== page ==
Minimum Age Convention, 1973 (No. 138)

The Minimum Age Convention belong to the eight fundamental ILO conventions on the protection of labour rights. The convention addresses child labour and requires State Parties to introduce domestic policies that specify a minimum age of work.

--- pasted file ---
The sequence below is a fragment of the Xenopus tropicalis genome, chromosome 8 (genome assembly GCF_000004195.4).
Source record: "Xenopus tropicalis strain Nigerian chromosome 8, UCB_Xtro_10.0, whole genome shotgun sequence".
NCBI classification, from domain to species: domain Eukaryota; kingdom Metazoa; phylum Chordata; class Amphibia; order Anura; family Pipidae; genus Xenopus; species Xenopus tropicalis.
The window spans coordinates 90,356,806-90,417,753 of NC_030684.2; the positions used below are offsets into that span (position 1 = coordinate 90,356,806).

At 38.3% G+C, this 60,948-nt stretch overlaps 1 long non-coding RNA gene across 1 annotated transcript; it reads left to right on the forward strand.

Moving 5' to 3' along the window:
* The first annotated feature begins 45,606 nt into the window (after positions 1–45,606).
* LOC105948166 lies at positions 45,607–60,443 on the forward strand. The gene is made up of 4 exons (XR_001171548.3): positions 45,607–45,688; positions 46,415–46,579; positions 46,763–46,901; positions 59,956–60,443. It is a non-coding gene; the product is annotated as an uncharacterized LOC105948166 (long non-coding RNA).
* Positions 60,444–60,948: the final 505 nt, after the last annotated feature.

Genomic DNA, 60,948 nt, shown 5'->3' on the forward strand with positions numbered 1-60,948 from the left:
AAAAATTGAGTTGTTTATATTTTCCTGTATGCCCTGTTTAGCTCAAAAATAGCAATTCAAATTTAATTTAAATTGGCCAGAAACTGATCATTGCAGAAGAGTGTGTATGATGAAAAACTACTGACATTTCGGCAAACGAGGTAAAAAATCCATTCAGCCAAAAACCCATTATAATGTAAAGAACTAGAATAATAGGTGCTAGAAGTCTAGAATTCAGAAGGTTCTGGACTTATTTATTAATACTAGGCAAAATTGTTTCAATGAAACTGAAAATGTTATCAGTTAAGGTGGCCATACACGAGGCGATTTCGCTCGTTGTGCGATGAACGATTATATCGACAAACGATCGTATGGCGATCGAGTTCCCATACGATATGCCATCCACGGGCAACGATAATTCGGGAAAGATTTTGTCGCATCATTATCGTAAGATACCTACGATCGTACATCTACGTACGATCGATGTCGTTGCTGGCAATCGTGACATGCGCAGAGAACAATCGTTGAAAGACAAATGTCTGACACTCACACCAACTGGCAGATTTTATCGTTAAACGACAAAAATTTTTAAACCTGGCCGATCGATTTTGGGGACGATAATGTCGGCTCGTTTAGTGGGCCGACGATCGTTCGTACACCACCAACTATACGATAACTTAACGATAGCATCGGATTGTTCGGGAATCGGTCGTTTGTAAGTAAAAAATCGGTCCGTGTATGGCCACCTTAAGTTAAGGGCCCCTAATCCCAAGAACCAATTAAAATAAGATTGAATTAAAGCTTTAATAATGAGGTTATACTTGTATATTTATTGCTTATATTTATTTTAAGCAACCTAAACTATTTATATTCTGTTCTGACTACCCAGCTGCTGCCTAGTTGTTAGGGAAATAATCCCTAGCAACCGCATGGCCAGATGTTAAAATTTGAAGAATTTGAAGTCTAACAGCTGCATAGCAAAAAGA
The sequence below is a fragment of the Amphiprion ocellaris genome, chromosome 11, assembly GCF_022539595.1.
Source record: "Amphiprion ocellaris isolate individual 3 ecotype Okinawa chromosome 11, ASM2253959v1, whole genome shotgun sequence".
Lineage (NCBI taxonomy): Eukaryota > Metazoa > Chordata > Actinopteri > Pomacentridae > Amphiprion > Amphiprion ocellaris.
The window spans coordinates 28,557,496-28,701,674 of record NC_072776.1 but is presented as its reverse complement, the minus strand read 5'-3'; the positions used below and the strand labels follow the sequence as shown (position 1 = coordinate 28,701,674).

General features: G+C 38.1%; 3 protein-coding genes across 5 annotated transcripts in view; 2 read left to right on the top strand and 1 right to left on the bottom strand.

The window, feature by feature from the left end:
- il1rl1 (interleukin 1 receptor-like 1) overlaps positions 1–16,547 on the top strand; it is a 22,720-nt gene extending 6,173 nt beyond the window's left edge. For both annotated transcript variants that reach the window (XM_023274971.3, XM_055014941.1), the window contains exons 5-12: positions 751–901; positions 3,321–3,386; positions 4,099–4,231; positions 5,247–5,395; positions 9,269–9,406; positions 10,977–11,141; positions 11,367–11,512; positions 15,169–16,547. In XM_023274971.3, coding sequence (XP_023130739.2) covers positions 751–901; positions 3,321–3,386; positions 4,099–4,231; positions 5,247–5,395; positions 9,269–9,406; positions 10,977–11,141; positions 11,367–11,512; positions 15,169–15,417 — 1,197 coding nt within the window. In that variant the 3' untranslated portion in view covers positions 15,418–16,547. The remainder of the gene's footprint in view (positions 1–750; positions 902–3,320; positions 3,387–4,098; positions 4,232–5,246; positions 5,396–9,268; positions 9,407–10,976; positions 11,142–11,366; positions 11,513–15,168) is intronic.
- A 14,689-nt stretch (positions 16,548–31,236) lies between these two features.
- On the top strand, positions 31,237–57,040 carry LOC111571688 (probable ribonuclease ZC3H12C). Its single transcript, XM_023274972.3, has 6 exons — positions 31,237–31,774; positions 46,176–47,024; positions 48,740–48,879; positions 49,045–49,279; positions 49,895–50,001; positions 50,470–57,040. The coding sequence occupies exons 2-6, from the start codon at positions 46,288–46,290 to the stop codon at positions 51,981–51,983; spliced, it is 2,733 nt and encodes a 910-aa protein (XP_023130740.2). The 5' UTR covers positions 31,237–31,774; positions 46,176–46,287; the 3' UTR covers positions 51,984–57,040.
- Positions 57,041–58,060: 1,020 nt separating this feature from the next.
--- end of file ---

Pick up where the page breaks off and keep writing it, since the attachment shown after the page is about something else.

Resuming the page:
The Minimum Age Convention (No. 138) was adopted in 1973 and became effective in June 1976. The Convention requires State Parties specify a minimum age for labour as a mechanism to abolish child labour. The minimum age specified by the Convention is 15 years, however, State Parties are allowed to set 14 years as a minimum age if restricted to a certain amount of time. The Convention allows younger children (<15 years) to engage in light labour. The Committee of Experts is responsible for monitoring and supervising the effective implementation of the Convention. State Parties must submit a report which reflects on the status of implementation every three years. The Minimum Age Convention is part of the 15 core conventions covered under the GSP regulation.